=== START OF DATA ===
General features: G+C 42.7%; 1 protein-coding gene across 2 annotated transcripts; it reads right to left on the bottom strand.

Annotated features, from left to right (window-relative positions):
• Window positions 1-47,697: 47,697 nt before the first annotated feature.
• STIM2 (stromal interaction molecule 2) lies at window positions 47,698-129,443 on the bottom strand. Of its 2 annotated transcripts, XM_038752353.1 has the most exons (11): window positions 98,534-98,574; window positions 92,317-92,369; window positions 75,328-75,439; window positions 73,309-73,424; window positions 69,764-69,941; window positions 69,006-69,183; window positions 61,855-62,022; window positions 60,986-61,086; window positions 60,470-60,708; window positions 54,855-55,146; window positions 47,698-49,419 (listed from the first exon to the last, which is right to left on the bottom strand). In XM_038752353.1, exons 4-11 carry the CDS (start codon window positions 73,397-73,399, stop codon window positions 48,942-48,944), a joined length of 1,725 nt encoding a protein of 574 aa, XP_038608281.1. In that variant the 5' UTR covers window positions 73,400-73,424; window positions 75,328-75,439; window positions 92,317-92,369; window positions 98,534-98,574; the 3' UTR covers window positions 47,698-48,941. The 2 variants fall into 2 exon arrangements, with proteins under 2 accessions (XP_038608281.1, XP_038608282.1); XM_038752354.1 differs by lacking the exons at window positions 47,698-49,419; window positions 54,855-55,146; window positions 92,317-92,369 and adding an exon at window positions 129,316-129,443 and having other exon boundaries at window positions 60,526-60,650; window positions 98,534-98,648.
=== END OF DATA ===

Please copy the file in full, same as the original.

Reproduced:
General features: G+C 42.7%; 1 protein-coding gene across 2 annotated transcripts; it reads right to left on the bottom strand.

Annotated features, from left to right (window-relative positions):
• Window positions 1-47,697: 47,697 nt before the first annotated feature.
• STIM2 (stromal interaction molecule 2) lies at window positions 47,698-129,443 on the bottom strand. Of its 2 annotated transcripts, XM_038752353.1 has the most exons (11): window positions 98,534-98,574; window positions 92,317-92,369; window positions 75,328-75,439; window positions 73,309-73,424; window positions 69,764-69,941; window positions 69,006-69,183; window positions 61,855-62,022; window positions 60,986-61,086; window positions 60,470-60,708; window positions 54,855-55,146; window positions 47,698-49,419 (listed from the first exon to the last, which is right to left on the bottom strand). In XM_038752353.1, exons 4-11 carry the CDS (start codon window positions 73,397-73,399, stop codon window positions 48,942-48,944), a joined length of 1,725 nt encoding a protein of 574 aa, XP_038608281.1. In that variant the 5' UTR covers window positions 73,400-73,424; window positions 75,328-75,439; window positions 92,317-92,369; window positions 98,534-98,574; the 3' UTR covers window positions 47,698-48,941. The 2 variants fall into 2 exon arrangements, with proteins under 2 accessions (XP_038608281.1, XP_038608282.1); XM_038752354.1 differs by lacking the exons at window positions 47,698-49,419; window positions 54,855-55,146; window positions 92,317-92,369 and adding an exon at window positions 129,316-129,443 and having other exon boundaries at window positions 60,526-60,650; window positions 98,534-98,648.